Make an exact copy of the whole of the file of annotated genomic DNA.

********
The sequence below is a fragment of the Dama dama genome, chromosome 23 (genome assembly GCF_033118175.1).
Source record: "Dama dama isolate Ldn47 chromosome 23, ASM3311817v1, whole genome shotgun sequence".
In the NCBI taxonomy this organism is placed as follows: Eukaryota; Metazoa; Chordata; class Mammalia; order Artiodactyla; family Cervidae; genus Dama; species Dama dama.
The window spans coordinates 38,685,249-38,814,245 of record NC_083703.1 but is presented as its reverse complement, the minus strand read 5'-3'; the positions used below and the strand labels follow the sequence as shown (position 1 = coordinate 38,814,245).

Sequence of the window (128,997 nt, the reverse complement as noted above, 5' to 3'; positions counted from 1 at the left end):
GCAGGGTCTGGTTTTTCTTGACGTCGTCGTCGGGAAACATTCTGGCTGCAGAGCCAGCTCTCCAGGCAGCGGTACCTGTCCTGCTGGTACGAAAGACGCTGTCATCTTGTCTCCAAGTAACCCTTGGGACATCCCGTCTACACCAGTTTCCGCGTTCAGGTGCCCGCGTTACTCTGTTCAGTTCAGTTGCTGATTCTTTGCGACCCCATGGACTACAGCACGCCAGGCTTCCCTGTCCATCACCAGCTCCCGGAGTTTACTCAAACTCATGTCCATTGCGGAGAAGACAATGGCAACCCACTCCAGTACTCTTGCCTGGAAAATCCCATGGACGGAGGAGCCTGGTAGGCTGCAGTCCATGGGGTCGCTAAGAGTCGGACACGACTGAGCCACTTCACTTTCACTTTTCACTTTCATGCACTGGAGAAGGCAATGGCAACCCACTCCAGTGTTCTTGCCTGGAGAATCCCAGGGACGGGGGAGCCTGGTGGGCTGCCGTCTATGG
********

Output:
The sequence below is a fragment of the Dama dama genome, chromosome 23 (genome assembly GCF_033118175.1).
Source record: "Dama dama isolate Ldn47 chromosome 23, ASM3311817v1, whole genome shotgun sequence".
In the NCBI taxonomy this organism is placed as follows: Eukaryota; Metazoa; Chordata; class Mammalia; order Artiodactyla; family Cervidae; genus Dama; species Dama dama.
The window spans coordinates 38,685,249-38,814,245 of record NC_083703.1 but is presented as its reverse complement, the minus strand read 5'-3'; the positions used below and the strand labels follow the sequence as shown (position 1 = coordinate 38,814,245).

Sequence of the window (128,997 nt, the reverse complement as noted above, 5' to 3'; positions counted from 1 at the left end):
GCAGGGTCTGGTTTTTCTTGACGTCGTCGTCGGGAAACATTCTGGCTGCAGAGCCAGCTCTCCAGGCAGCGGTACCTGTCCTGCTGGTACGAAAGACGCTGTCATCTTGTCTCCAAGTAACCCTTGGGACATCCCGTCTACACCAGTTTCCGCGTTCAGGTGCCCGCGTTACTCTGTTCAGTTCAGTTGCTGATTCTTTGCGACCCCATGGACTACAGCACGCCAGGCTTCCCTGTCCATCACCAGCTCCCGGAGTTTACTCAAACTCATGTCCATTGCGGAGAAGACAATGGCAACCCACTCCAGTACTCTTGCCTGGAAAATCCCATGGACGGAGGAGCCTGGTAGGCTGCAGTCCATGGGGTCGCTAAGAGTCGGACACGACTGAGCCACTTCACTTTCACTTTTCACTTTCATGCACTGGAGAAGGCAATGGCAACCCACTCCAGTGTTCTTGCCTGGAGAATCCCAGGGACGGGGGAGCCTGGTGGGCTGCCGTCTATGG